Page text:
Gastrointestinal endoscopy devices and the European Union Medical Device Regulation: European Society of Gastrointestinal Endoscopy (ESGE) Position Statement
Authors: Michael Bretthauer, Yuichi Mori, Jasmin Zessner-Spitzenberg, Michal F. Kaminski, Peter D. Siersema, Thierry Ponchon, Helmut Messmann Ian M. Gralnek, Raf Bisschops, Cesare Hassan
Gastrointestinal endoscopy is largely dependent on medical devices. The European Union (EU) has recently introduced stricter rules and regulations for the approval of medical devices. This has consequences both for endoscopists and for patients.
The new regulations increase the need for clinical trials and observational studies for new and current devices used in endoscopy to ensure clinical benefit and reduce patient harm. European endoscopy environments should facilitate industry-sponsored clinical trials and registry studies to meet the demand for robust data on endoscopic devices as required in the new legislation. The European Society of Gastrointestinal Endoscopy (ESGE) will play an active role in the establishment of the new system.
The EU is establishing independent expert panels for device regulation in gastroenterology and hepatology, including endoscopy, that are charged with assessing the requirements for device testing. The ESGE encourages endoscopists with expertise in the technical and clinical performance of endoscopy devices to apply for expert panel membership. The ESGE has provided information for interested endoscopists on the ESGE website.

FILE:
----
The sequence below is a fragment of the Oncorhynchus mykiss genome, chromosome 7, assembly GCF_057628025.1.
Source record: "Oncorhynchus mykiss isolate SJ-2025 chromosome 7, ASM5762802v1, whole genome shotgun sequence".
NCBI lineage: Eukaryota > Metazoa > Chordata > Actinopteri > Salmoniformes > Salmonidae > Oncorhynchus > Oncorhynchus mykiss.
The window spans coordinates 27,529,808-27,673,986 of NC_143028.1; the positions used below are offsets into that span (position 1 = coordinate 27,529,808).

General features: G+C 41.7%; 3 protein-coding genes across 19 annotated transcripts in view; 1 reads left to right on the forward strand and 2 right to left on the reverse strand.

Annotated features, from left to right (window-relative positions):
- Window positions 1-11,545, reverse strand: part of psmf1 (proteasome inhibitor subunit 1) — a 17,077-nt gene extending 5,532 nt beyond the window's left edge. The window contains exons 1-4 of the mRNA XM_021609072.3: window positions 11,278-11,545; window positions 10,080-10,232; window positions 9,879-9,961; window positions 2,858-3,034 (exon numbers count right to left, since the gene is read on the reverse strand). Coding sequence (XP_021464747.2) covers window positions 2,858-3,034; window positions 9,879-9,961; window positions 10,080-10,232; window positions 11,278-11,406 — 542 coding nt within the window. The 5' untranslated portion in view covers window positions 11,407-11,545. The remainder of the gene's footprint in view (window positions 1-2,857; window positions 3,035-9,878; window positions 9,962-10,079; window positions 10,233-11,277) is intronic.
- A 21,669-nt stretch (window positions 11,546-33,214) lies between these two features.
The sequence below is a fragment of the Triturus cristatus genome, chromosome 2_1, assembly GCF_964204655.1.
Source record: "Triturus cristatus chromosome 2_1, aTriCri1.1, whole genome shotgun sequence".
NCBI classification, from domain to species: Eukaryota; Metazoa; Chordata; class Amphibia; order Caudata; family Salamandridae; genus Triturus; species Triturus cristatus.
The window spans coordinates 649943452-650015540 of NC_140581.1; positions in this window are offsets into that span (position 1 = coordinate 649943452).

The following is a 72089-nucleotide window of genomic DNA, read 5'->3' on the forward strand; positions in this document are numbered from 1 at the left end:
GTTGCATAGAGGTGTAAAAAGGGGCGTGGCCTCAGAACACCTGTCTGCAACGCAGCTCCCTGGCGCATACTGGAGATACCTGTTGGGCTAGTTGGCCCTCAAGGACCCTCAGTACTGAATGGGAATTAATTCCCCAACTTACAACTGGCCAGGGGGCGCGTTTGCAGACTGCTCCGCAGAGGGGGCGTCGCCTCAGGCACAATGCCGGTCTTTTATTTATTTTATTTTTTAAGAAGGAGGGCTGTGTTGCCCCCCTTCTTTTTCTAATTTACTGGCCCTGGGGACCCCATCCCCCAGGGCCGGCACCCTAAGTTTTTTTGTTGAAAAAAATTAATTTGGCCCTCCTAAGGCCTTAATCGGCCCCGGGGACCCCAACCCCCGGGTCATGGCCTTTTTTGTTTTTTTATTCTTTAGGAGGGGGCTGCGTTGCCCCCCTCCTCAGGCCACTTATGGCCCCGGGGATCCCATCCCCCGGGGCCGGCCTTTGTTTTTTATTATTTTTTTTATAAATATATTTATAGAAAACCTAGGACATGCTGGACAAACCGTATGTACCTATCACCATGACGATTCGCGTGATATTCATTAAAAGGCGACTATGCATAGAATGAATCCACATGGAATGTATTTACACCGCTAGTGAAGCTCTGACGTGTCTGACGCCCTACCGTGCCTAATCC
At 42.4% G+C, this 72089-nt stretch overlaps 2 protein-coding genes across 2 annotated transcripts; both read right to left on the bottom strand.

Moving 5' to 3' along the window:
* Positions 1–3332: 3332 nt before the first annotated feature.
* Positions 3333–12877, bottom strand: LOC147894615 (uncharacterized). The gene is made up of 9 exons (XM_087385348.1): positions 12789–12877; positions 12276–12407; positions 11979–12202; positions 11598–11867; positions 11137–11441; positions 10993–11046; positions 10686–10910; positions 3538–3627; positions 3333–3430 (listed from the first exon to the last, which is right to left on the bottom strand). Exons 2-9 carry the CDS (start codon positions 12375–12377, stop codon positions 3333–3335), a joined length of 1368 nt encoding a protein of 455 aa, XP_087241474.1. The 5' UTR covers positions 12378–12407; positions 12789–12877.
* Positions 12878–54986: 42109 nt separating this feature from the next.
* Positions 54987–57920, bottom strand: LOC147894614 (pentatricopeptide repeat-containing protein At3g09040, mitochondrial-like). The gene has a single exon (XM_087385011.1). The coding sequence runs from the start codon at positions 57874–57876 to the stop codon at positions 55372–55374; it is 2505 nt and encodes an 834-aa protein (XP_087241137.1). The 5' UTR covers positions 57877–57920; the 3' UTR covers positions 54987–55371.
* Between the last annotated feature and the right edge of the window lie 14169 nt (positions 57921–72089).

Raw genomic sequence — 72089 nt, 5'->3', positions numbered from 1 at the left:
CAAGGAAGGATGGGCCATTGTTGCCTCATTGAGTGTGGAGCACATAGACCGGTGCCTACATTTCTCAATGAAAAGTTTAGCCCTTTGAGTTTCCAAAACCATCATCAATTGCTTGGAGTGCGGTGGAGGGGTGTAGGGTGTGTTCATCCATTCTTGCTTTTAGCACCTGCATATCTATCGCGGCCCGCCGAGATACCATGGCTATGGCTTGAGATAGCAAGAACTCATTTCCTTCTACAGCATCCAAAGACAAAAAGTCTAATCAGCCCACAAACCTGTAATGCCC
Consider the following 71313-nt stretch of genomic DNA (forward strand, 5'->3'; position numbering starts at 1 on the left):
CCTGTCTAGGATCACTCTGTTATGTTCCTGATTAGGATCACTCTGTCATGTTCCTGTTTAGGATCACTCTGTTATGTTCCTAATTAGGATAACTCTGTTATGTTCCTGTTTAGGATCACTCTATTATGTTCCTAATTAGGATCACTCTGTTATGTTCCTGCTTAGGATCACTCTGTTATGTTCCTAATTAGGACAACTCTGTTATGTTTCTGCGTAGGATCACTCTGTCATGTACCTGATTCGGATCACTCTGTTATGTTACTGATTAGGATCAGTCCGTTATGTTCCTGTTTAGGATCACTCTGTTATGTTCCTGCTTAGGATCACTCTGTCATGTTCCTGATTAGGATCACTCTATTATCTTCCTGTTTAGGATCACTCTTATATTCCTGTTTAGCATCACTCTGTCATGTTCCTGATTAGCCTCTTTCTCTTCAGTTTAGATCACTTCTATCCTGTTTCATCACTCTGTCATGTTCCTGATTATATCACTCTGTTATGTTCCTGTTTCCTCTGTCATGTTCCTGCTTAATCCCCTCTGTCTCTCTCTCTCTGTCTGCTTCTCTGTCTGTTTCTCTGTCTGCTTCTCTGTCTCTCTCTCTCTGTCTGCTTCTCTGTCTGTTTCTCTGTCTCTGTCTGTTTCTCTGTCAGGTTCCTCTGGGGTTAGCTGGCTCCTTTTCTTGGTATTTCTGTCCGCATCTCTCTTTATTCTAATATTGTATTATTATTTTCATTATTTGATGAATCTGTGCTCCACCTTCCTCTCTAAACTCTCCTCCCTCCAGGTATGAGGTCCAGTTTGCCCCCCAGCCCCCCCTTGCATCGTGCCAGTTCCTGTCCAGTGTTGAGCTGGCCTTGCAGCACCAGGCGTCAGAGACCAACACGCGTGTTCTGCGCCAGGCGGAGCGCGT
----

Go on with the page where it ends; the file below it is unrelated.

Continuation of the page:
Private European companies called “notified bodies” are entitled to conduct device approval for the EU. The ESGE will actively engage with these notified bodies for topics related to the new endoscopy device approval process to ensure continued access to high quality endoscopy devices for endoscopists in Europe.
All procedures in gastrointestinal (GI) endoscopy are dependent on medical devices. This includes endoscopes and processors, water, suction, and CO 2 pumps, and a large variety of disposable devices such as snares, knives, biopsy forceps, stents, ligation bands, clips, and needles. Without proper and immediate access to these devices, the field of GI endoscopy would not be able to function in its entirety.
The European Union (EU) introduced stricter rules and regulations for the approval of medical devices in their new Medical Device Regulation (MDR), which became effective in May 2021 . The MDR includes a transition period in which devices approved under the previous EU legislation (the Medical Device Directive [MDD]) need to be re-certified. This transition period was originally scheduled to expire in May 2024; in January 2023, the EU commission extended the transition period until December 2027 or December 2028, depending on the device risk class.
After these deadlines, all medical devices in Europe, current and new ones, will require certification under the new stricter rules. Devices that are not re-certified or do not meet the bar under the new rules will no longer be available for endoscopists in Europe. This will have far-reaching consequences for both endoscopists, patients, and healthcare systems.
This ESGE position paper summarizes the new requirements, discusses its implications, and aims to raise awareness of the challenges and opportunities for endoscopy services in the EU